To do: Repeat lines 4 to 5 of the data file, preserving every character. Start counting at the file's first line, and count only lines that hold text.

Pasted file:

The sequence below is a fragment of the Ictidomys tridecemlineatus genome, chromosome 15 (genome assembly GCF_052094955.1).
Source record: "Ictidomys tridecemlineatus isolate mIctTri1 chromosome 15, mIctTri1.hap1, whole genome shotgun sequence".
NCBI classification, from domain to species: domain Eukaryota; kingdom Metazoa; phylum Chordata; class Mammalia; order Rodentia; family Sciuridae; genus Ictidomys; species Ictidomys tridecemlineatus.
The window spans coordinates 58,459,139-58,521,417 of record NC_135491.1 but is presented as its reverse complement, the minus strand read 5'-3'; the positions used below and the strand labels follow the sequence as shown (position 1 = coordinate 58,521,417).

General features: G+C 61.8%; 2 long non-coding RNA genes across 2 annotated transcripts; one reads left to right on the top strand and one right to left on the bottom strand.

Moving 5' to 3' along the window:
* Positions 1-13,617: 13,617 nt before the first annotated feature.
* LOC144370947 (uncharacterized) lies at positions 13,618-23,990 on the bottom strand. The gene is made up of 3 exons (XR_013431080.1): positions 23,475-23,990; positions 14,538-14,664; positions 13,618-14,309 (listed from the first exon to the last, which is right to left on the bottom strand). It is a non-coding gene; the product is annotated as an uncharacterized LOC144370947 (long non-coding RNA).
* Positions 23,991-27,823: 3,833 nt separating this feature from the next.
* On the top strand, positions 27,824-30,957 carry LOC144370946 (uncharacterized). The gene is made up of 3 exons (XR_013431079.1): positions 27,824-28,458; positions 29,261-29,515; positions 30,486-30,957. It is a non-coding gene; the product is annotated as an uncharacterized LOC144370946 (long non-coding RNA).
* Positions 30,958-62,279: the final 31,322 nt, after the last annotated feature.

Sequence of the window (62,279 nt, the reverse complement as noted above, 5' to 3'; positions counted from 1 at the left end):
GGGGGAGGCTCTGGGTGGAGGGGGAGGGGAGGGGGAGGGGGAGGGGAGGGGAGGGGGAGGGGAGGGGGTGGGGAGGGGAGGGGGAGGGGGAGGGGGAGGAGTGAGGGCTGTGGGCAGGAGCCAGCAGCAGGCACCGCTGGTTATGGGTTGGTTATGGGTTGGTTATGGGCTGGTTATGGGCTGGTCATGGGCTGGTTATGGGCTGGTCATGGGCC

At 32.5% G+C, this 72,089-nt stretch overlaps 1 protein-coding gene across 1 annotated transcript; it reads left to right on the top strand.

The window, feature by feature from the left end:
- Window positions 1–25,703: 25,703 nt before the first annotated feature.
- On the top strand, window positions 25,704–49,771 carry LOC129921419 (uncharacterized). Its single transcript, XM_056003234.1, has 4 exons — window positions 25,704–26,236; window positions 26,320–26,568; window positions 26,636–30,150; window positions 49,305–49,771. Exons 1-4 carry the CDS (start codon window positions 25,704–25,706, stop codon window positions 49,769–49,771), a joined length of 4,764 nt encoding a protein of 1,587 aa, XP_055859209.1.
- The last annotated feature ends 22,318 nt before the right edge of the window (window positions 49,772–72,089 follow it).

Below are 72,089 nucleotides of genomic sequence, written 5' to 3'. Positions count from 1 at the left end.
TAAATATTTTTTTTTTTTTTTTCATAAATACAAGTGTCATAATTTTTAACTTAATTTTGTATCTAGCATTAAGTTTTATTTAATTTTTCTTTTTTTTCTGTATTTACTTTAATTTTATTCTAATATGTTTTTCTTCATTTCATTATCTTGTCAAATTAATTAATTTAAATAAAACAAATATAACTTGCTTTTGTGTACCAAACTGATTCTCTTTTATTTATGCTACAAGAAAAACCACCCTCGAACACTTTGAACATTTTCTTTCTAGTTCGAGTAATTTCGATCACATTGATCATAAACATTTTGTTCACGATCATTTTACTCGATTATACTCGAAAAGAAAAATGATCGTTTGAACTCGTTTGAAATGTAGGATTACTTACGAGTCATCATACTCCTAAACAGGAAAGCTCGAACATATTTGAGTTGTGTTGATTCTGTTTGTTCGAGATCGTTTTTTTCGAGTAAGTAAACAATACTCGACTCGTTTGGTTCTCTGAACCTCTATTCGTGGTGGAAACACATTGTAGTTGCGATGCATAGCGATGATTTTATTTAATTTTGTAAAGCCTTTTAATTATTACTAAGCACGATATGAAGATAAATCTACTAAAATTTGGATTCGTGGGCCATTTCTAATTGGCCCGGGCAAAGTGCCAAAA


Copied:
The window spans coordinates 58,459,139-58,521,417 of record NC_135491.1 but is presented as its reverse complement, the minus strand read 5'-3'; the positions used below and the strand labels follow the sequence as shown (position 1 = coordinate 58,521,417).

General features: G+C 61.8%; 2 long non-coding RNA genes across 2 annotated transcripts; one reads left to right on the top strand and one right to left on the bottom strand.